This weekend, I had the profound honor to spend the weekend at Fort Hood, the US Army Post in Killeen, Texas. Troop 845, including my son and I, had the amazing opportunity to spend a weekend with several of our country’s finest soldiers.
It seems like we just got done with School Night for Scouting (see earlier Rally and SNfS blogs) and it is time to start thinking about the next phases of the membership process – wring-out and re-charter. And while they are very different, one helps the other (and you):
Wring-Out is the very simple process of ensuring that everyone that you (the Pack/Troop leadership) thinks is on your rolls are actually registered with BSA and vice versa. It should literally take you 5 minutes to do, because typically, the only request is that you email a copy of your unit roster to your Commissioner or District Executive. From there, someone at the Council office will compare your roster to what is in the BSA system. Inevitably, BSA will find someone on your roster that they don’t have paperwork on but is active in your unit (solution: fill out an app).
In an effort to provide more structure and guidance for the Chaplains Aides (CA) in my district’s troops, I drafted a small guide that was intended for the Troops to consider, adapt and utilize if they chose to. The guide draws out that CA is a leadership function, not just a service function, so the CA(s) should be leading, including:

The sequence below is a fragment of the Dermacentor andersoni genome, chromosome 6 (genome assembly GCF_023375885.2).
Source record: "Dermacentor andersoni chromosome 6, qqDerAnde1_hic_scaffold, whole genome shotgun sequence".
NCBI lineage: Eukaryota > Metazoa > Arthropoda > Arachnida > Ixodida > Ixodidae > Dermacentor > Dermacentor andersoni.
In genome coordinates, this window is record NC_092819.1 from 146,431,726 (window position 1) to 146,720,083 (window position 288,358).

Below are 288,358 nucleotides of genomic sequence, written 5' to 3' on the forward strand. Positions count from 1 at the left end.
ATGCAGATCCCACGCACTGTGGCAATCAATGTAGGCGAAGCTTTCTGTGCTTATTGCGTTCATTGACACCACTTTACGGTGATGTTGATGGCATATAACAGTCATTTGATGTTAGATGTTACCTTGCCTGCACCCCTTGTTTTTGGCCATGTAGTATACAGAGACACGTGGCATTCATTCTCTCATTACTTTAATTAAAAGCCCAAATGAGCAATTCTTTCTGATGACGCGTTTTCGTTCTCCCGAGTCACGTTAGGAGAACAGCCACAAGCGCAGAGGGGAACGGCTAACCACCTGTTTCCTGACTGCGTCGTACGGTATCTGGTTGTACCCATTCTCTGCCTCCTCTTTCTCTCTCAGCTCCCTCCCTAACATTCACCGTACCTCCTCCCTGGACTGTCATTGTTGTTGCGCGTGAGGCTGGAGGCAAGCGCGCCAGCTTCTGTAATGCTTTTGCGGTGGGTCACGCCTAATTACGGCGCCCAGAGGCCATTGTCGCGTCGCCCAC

– Preparing before campouts to deliver their Scouts’ Own Services
– Delivering the SOS itself, with the enlistment of supporting team members
– Debriefs after each SOS, as an opportunity to improve and grow
– If a CA is unable to attend a campout, they are still responsible for ensuring that an SOS still occurs during the campout, including the preparation and the debrief.
It also includes two signature sheets: one signed at the beginning of the term of service (acknowledging expectations) and the second signed at the end of service for completion.
CLICK HERE to download the first draft of the Guide to Chaplains Aides
The Guide is a work-in-progress, with this being the first draft for considered use this Fall & Winter. I will update the guide after lessons learned, as well as after suggestions offered by Scouters on the Internet.
As always, thanks for reading and your feedback.
I really do !
There are a lot of folks out there that think that Merit Badge Colleges (MBCs) diminish earning the Merit Badges (MB), and they certainly do when the MBC is delivered with the intent to “Spend a Saturday, take home two badges.”